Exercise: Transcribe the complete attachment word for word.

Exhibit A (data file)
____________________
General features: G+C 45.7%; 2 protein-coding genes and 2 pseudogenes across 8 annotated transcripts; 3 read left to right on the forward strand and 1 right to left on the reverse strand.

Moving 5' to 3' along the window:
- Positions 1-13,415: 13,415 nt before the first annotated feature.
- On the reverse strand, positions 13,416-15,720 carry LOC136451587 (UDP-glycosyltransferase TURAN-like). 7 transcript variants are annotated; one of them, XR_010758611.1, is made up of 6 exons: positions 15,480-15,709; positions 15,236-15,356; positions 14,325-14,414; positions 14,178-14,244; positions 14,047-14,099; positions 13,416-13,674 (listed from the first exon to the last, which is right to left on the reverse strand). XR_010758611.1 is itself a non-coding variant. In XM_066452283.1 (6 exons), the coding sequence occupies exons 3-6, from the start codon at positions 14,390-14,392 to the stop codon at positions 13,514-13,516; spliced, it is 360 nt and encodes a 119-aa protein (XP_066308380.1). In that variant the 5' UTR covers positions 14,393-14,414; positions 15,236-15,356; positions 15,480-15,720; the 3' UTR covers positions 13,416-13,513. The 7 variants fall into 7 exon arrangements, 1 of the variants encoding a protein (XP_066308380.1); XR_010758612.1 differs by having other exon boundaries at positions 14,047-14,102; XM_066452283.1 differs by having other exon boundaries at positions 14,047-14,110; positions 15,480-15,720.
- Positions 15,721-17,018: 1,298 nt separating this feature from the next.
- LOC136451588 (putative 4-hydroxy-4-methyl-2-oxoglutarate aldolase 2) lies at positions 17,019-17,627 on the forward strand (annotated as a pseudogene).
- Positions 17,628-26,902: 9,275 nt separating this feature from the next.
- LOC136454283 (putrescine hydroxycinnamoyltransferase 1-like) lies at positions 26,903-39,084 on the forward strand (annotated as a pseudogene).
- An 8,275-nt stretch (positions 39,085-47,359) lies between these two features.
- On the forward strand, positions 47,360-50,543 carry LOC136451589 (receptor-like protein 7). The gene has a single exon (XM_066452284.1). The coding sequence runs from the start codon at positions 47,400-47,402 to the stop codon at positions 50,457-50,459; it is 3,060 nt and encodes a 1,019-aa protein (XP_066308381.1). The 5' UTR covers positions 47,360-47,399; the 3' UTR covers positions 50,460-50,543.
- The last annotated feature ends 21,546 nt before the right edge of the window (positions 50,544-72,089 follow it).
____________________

General features: G+C 45.7%; 2 protein-coding genes and 2 pseudogenes across 8 annotated transcripts; 3 read left to right on the forward strand and 1 right to left on the reverse strand.

Moving 5' to 3' along the window:
- Positions 1-13,415: 13,415 nt before the first annotated feature.
- On the reverse strand, positions 13,416-15,720 carry LOC136451587 (UDP-glycosyltransferase TURAN-like). 7 transcript variants are annotated; one of them, XR_010758611.1, is made up of 6 exons: positions 15,480-15,709; positions 15,236-15,356; positions 14,325-14,414; positions 14,178-14,244; positions 14,047-14,099; positions 13,416-13,674 (listed from the first exon to the last, which is right to left on the reverse strand). XR_010758611.1 is itself a non-coding variant. In XM_066452283.1 (6 exons), the coding sequence occupies exons 3-6, from the start codon at positions 14,390-14,392 to the stop codon at positions 13,514-13,516; spliced, it is 360 nt and encodes a 119-aa protein (XP_066308380.1). In that variant the 5' UTR covers positions 14,393-14,414; positions 15,236-15,356; positions 15,480-15,720; the 3' UTR covers positions 13,416-13,513. The 7 variants fall into 7 exon arrangements, 1 of the variants encoding a protein (XP_066308380.1); XR_010758612.1 differs by having other exon boundaries at positions 14,047-14,102; XM_066452283.1 differs by having other exon boundaries at positions 14,047-14,110; positions 15,480-15,720.
- Positions 15,721-17,018: 1,298 nt separating this feature from the next.
- LOC136451588 (putative 4-hydroxy-4-methyl-2-oxoglutarate aldolase 2) lies at positions 17,019-17,627 on the forward strand (annotated as a pseudogene).
- Positions 17,628-26,902: 9,275 nt separating this feature from the next.
- LOC136454283 (putrescine hydroxycinnamoyltransferase 1-like) lies at positions 26,903-39,084 on the forward strand (annotated as a pseudogene).
- An 8,275-nt stretch (positions 39,085-47,359) lies between these two features.
- On the forward strand, positions 47,360-50,543 carry LOC136451589 (receptor-like protein 7). The gene has a single exon (XM_066452284.1). The coding sequence runs from the start codon at positions 47,400-47,402 to the stop codon at positions 50,457-50,459; it is 3,060 nt and encodes a 1,019-aa protein (XP_066308381.1). The 5' UTR covers positions 47,360-47,399; the 3' UTR covers positions 50,460-50,543.
- The last annotated feature ends 21,546 nt before the right edge of the window (positions 50,544-72,089 follow it).